What Animals Think and Feel: A Summary of Beyond Words

science and unexplained real-life accounts wrapped in eloquent honesty...a read you don't want to miss.

My task now - a much harder task, a much deeper task - would be to endeavor to see who animals simply are - like us or not.
— Carl Safina, PhD
Why do human egos seem so threatened by the thought that other animals think and feel?
— Carl Safina, PhD

Overview: This Ted Talk is an just a short snippet of how wonderful the book is.  Although this is a large 400+ page book that took me 4 weeks to finish, I absolutely LOVED it.  I devoured each page and used all the ink in my highlighter to mark my favorite parts.   It's exactly what I would expect: captivating to read, covers what we know in science (yet recognizes that there is still a lot we don't know), and includes fascinating anecdotal accounts. If you love all kinds of animals, (yes, cats do get a few mentions in this book!) and desire to learn about their brains, intelligence and so much more...read this book (you can buy at link at bottom of post).

It will leave you motivated and asking yourself - how can I help?

Details:   Carl Safina writes not only from his professional experience, but also from his personal experience and those of others.  He goes into great detail about the plight of the African elephants, Yellowstone wolves and Orcas (aka Killer Whales).  All whilst weaving an intricate image of our current scientific understanding of animal intelligence and emotions, and discovering what is beyond our current quantitative knowledge.

This book contains several captivating, and seemingly unexplained, accounts of Orca and dolphin kindness, teamwork and senses beyond current human understanding.  The question behind each is, what is their motivation? If humans are the "smartest species" then why haven't we figured this out yet?

Carl touches on the definitions of consciousness (the thing that feels like something), sentience (the ability to feel sensations), cognition (the capacity to perceive and acquire knowledge and understanding) and thought (the process of considering something that's been perceived).  I think it's about time (and I believe the author agrees with me) that we recognize all of the varying levels of the above in all animals, and how that humans may not be at the "top of the chain" on each of the scales we create.


Here are my most interesting takeaways...

Takeaway #1: Octopi, gulls, herons, jays, sea otters, dolphins, elephants, chimpanzees, orangutans, monkeys, wrasse (fish), wasps, and various ants use tools (and this list grows by the day as researchers discover more).


Takeaway #2: Anthropocentrism = the sense that everything revolves around  us.


Takeaway #3: "Rage gets produced in the same parts of the brains of a cat and a human."

Takeaway #3: Teaching requires an individual to take time away from its own agenda to demonstrate and instruct a new skill to the student, and the student then must learn the skill.  Teachers include cheetahs and house cats, river otters, meerkats, several birds, etc.

Watch cats learning to hunt starting at 2:00 from BBC Worldwide.

Image: Lucy Berrington

Image: Lucy Berrington

Takeaway #4: Theory of Mind definitions seem to be a hot topic among academics, and oddly controversial. (My opinion of why is because "proving theory of mind" means the human race must face how we treat our animals with more...*gasp*...empathy)

Takeaway#5: Elephants

  • Elephants almost always react to a dead elephant's (and sometimes human's) remains.
  • Elephants may use the aid of a mediator to reconcile social problems with other elephants.
  • Elephant vocal communication is partially sent through the ground and received through the feet of other elephants.
Photo: Carl Safina

Photo: Carl Safina

Photo: Carl Safina

Photo: Carl Safina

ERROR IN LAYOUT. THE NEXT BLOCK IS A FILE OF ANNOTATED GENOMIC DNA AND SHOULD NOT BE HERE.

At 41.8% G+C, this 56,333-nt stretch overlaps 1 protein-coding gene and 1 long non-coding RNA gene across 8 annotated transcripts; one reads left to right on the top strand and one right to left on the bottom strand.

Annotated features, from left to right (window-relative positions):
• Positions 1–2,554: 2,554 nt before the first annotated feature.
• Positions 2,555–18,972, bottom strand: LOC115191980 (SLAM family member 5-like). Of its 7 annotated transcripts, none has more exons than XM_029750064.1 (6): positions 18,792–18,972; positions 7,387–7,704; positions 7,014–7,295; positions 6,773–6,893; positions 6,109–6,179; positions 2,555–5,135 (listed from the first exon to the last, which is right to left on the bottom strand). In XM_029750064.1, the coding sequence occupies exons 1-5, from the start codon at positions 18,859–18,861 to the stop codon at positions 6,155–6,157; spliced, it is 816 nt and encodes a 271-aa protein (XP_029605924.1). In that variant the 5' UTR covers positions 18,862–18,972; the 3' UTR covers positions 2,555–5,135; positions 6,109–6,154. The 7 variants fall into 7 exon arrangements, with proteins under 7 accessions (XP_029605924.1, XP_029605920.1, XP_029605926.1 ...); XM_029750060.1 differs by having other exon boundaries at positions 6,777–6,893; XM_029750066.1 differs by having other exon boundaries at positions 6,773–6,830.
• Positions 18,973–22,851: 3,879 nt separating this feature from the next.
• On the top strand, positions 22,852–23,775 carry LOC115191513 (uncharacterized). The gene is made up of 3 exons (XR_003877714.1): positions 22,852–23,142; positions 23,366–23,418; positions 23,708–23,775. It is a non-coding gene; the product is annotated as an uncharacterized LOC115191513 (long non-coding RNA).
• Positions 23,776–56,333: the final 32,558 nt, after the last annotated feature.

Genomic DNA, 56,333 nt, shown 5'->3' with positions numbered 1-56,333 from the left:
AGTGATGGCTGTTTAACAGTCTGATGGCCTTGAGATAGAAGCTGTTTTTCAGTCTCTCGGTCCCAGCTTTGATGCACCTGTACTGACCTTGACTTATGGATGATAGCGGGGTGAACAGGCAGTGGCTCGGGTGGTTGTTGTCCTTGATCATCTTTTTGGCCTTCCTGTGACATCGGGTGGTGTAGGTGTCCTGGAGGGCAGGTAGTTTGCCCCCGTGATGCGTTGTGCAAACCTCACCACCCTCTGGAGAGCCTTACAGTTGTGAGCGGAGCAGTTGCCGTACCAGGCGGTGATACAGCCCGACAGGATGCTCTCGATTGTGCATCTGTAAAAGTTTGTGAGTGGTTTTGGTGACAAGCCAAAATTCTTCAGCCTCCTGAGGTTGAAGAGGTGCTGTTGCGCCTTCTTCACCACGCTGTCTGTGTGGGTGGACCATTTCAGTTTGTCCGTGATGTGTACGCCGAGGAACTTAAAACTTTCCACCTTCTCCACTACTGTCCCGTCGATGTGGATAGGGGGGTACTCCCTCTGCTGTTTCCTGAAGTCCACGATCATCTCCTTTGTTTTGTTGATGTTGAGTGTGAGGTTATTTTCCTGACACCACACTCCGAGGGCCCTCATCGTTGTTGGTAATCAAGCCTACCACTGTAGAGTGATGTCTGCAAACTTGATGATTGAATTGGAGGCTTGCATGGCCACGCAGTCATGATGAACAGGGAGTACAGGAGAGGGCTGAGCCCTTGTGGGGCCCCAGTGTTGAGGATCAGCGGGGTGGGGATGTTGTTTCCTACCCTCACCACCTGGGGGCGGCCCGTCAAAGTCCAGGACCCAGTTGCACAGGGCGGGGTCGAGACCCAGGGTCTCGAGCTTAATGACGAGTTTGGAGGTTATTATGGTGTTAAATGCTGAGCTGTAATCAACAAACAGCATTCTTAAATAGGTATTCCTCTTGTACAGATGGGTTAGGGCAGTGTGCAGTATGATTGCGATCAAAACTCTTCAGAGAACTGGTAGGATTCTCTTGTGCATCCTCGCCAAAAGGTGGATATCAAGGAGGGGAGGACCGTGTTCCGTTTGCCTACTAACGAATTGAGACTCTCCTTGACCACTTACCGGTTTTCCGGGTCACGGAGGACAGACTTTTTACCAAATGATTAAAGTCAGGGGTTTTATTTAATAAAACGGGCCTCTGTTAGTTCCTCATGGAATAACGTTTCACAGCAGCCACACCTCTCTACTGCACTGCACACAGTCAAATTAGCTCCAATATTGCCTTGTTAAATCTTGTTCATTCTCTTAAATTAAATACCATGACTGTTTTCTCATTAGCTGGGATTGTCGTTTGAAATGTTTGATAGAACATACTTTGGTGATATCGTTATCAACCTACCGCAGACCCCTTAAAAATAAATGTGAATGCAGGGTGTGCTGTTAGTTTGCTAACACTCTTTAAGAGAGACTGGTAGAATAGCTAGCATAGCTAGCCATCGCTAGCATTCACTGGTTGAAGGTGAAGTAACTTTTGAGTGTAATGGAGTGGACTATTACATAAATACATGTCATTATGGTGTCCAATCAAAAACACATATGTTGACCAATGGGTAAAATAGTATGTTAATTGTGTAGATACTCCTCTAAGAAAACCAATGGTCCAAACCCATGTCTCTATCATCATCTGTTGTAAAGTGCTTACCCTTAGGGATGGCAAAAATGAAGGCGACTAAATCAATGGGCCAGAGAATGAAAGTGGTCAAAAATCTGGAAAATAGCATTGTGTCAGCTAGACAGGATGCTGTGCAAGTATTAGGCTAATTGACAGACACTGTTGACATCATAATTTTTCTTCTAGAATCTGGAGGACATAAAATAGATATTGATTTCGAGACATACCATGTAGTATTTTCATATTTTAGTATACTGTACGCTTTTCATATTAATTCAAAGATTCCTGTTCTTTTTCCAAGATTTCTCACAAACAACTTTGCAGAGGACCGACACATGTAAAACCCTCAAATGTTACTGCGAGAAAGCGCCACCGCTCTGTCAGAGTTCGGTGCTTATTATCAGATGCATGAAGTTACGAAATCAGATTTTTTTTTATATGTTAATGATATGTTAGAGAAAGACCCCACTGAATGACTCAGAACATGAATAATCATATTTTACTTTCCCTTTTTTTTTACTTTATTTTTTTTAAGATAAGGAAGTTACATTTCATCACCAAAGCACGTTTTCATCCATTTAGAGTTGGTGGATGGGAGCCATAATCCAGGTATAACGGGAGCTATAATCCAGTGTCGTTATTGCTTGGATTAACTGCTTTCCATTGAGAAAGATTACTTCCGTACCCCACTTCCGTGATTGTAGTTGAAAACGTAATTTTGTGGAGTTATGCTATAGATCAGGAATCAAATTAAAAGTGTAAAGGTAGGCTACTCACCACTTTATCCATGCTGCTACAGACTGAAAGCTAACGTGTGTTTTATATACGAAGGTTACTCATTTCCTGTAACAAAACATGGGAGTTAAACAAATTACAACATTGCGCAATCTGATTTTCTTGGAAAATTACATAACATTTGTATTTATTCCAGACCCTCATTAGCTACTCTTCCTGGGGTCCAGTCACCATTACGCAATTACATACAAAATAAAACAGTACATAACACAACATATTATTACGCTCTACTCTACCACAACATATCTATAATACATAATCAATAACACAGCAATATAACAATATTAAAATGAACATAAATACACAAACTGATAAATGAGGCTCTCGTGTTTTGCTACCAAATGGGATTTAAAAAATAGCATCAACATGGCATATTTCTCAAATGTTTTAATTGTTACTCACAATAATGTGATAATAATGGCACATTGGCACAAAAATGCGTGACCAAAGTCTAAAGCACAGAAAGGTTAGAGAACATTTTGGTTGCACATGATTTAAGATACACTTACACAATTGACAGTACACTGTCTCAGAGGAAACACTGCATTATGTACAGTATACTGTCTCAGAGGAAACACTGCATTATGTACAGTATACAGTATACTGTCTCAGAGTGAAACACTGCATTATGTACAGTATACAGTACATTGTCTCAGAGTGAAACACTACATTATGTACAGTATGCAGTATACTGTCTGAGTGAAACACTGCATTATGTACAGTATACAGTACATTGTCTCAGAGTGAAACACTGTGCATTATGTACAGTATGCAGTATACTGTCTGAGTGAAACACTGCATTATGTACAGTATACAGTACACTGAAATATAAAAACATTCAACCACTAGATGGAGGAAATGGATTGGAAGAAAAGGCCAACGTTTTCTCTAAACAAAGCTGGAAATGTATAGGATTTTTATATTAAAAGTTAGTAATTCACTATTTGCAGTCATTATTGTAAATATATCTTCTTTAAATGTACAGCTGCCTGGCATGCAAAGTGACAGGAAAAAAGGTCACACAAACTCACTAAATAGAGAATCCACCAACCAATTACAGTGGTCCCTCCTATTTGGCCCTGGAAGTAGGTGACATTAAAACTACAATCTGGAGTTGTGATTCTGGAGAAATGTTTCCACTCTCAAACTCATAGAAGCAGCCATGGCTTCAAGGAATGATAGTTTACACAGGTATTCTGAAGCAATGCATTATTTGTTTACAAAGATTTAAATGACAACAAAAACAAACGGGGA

Takeaway #6: Wolves

  • "Wolves orient and defer to their elders the way dogs do to their human keepers.  Maturing wolves, though, become captains of their own lives.  Dogs remain perpetually dependent on and submissive to humans.'
  • "Outside of Yellowstone, people account for about 80 percent of wolf deaths."

Takeaway #7: Birds

  • Crows figure out how to use tools to solve an 8-step puzzle to gain access to food.
  • The size of the forebrain in ravens and parrots, is relatively larger than found in other birds, which is where thinking is processed.
  • Many have regional dialects.
  • Ravens, crows, and parrots have brain-size-to-body-mass ratio that is similar to a chimpanzee.
Photo: Artie Raslich, Gotham Whale.

Photo: Artie Raslich, Gotham Whale.

Takeaway#8: Sea Creatures

  • "Bottlenose dolphins engage in more same-sexual behavior than any other known creature."
  • The Orca social structure is more complex and peaceful than chimpanzee social structure. 
  • Between 1 month to 2 years of age, several species of dolphins develop their own distinctive "signature whistle" as a name for themselves.

 

 

Buy the book by clicking the photo link below.  Check out Carl Safina's organization and TV show.

Carl Safina PhD (click pic for his biography)

Carl Safina PhD (click pic for his biography)

Elephants and birds don’t feel their love for one another the way I feel my love, but the same is true of my own friends, my mother, my wife, my stepdaughter, and my next-door neighbors. Love isn’t one thing, and human love isn’t all identical in quality or intensity.
— Carl Safina, PhD
Interested in conservation?  Check out Carl Safina's organization by clicking the photo.

Interested in conservation?  Check out Carl Safina's organization by clicking the photo.

Click the photo to go see episodes from the author's PBS series, Saving the Ocean.

Click the photo to go see episodes from the author's PBS series, Saving the Ocean.

Quotes Too Good Not To Share...

Quotes on Love:

In one sense, love is a name for a feeling that evolution uses to truck us into performing risky, costly behaviors such as child rearing and the defense of our mates and children...Romantic love, parental love, infantile love, love of community, of country, love of food, of chocolate, love of books and education, of sports, the arts...The word “love” is a catchall for many different positive emotions...one conclusion is almost inescapable: other animals love.
The more interesting question is: Which animals, what do they love, and in what way? How do they experience it - what positive, gap-closing emotions do they feel?
— Carl Safina, PhD

Quotes on Science & Academia: